Academic partnerships with New Jersey community colleges build on those advantages, starting with direct transfer agreements that save students time and money. With the ability to apply the credits they’ve earned in the course of their associate degrees toward studies in related fields at WilmU, they’re within easy reach of a bachelor’s degree.

“The community colleges have developed many partnership agreements, so we’re in competition with a good many schools,” says Louise Babuschak, senior director of WilmU’s New Jersey sites. But among students, “our affordability and the ease of our seamless transfers usually win out over competing options.”

Continuing their education locally is another benefit. In many cases, students can take Wilmington University courses and graduate with Wilmington University degrees without having to commute out of state, since the classrooms are on site at or near the community colleges they’re attending.

“It just makes so much sense,” says Dr. Maude Goodnight, executive director of Cumberland County College’s University Center, which hosts partner schools’ programs on its campus. “Students who do not want to travel far for their degree completions benefit, as do financially savvy students, who can complete their bachelor’s degrees for half of what it might cost at a state university.”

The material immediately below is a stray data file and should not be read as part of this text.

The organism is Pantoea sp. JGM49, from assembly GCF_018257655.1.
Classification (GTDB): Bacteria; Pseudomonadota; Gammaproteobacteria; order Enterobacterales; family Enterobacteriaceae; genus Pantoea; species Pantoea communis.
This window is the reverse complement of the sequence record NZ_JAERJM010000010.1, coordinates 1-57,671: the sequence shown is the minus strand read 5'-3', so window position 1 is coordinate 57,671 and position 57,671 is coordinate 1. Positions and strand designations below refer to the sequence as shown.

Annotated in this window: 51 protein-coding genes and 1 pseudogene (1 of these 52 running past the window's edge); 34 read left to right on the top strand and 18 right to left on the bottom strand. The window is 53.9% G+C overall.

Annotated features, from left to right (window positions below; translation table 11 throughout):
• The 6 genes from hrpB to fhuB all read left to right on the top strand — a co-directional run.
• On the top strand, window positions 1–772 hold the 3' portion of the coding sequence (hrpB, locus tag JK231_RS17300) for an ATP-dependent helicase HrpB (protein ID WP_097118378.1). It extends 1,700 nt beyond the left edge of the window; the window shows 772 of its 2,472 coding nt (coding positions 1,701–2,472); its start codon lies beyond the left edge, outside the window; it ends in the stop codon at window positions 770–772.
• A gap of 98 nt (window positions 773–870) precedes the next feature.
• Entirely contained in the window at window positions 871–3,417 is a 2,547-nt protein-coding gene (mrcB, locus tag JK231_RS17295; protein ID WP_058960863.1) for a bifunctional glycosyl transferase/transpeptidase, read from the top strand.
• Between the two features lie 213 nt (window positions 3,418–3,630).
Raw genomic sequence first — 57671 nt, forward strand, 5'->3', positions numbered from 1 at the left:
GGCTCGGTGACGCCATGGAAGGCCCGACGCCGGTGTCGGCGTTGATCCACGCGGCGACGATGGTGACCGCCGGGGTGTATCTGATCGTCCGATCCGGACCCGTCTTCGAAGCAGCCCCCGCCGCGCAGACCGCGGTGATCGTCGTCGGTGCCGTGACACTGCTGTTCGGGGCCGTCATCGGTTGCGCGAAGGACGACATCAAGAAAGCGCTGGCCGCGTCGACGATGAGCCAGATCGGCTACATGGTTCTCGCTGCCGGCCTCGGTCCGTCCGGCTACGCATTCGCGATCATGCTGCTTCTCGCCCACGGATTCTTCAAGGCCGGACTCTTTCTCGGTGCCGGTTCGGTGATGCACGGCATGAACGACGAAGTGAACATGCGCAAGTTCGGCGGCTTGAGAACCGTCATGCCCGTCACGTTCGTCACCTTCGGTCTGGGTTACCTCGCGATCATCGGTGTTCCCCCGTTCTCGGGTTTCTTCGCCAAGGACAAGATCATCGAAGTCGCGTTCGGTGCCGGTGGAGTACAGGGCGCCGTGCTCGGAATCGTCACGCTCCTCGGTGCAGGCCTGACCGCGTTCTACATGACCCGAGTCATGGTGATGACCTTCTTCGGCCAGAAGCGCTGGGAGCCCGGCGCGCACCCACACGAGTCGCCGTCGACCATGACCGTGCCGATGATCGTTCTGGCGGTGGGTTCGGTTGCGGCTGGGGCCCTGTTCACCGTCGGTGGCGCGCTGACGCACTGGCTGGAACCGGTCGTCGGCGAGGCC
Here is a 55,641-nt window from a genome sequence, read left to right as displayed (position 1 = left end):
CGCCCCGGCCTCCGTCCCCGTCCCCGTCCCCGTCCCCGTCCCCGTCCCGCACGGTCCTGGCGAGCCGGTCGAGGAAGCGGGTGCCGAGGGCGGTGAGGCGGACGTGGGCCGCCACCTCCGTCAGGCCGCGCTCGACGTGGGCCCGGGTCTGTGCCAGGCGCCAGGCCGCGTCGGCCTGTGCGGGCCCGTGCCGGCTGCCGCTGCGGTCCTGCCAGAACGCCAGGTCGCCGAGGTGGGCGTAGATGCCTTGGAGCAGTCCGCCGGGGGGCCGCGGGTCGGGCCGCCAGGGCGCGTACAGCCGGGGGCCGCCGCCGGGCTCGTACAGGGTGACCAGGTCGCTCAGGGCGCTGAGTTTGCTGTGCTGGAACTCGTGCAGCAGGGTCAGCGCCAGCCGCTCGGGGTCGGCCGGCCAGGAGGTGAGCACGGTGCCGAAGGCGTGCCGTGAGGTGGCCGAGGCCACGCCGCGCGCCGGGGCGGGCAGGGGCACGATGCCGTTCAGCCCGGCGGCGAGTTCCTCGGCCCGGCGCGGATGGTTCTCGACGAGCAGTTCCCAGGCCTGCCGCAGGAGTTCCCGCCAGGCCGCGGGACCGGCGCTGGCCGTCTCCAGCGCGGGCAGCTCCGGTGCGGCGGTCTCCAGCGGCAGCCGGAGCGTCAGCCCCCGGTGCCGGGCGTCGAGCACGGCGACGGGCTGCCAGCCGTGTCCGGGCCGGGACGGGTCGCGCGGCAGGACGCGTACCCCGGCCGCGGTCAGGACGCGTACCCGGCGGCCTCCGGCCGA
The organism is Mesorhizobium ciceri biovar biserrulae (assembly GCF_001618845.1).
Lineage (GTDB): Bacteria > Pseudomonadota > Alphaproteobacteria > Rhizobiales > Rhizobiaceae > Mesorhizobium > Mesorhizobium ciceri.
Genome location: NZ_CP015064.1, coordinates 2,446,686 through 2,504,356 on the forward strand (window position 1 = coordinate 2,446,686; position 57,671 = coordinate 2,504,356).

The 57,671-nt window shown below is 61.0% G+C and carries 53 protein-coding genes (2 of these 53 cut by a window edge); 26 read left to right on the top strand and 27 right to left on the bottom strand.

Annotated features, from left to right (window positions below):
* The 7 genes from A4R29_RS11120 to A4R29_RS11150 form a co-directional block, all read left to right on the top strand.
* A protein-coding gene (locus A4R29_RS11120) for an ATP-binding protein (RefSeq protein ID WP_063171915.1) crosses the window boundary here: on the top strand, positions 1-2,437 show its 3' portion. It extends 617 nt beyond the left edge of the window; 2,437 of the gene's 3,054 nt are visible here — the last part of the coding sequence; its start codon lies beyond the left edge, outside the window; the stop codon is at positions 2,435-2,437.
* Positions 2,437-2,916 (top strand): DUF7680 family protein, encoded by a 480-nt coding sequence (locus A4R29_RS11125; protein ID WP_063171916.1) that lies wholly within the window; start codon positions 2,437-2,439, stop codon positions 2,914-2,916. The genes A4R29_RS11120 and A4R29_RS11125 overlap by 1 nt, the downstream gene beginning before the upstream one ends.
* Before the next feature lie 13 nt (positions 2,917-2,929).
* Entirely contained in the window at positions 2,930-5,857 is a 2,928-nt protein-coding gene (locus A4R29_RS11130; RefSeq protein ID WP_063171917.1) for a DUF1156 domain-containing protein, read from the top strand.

WilmU also offers a wide range of online courses; the convenience and accessibility of which are key to students like Deniqua Antoine, a human resources business partner from Marlton, New Jersey.

“I wanted to work full time while I completed my degree in order to pay for my education,” says Antoine, who followed up an associate degree from RCBC with a bachelor’s in Business Management and an HR certificate from WilmU — where she’s working on an MBA in Organizational Leadership. “The online program gave me the flexibility to begin working in my field while continuing my degree.”

Providing the Pathways

WilmU’s New Jersey partnerships deliver more than credit transfers and conveniently located classes. They also promise on-site support to guide each student throughout his or her degree program, from initial inquiry to graduation. At the Burlington, Cumberland, and Gloucester campuses, WilmU professionals are always on hand to assist students in application, admission, registration, financial aid and other matters. Since 2010, the University has even overseen bachelor’s and master’s degree programs for military personnel at Joint Base McGuire-Dix-Lakehurst near Trenton.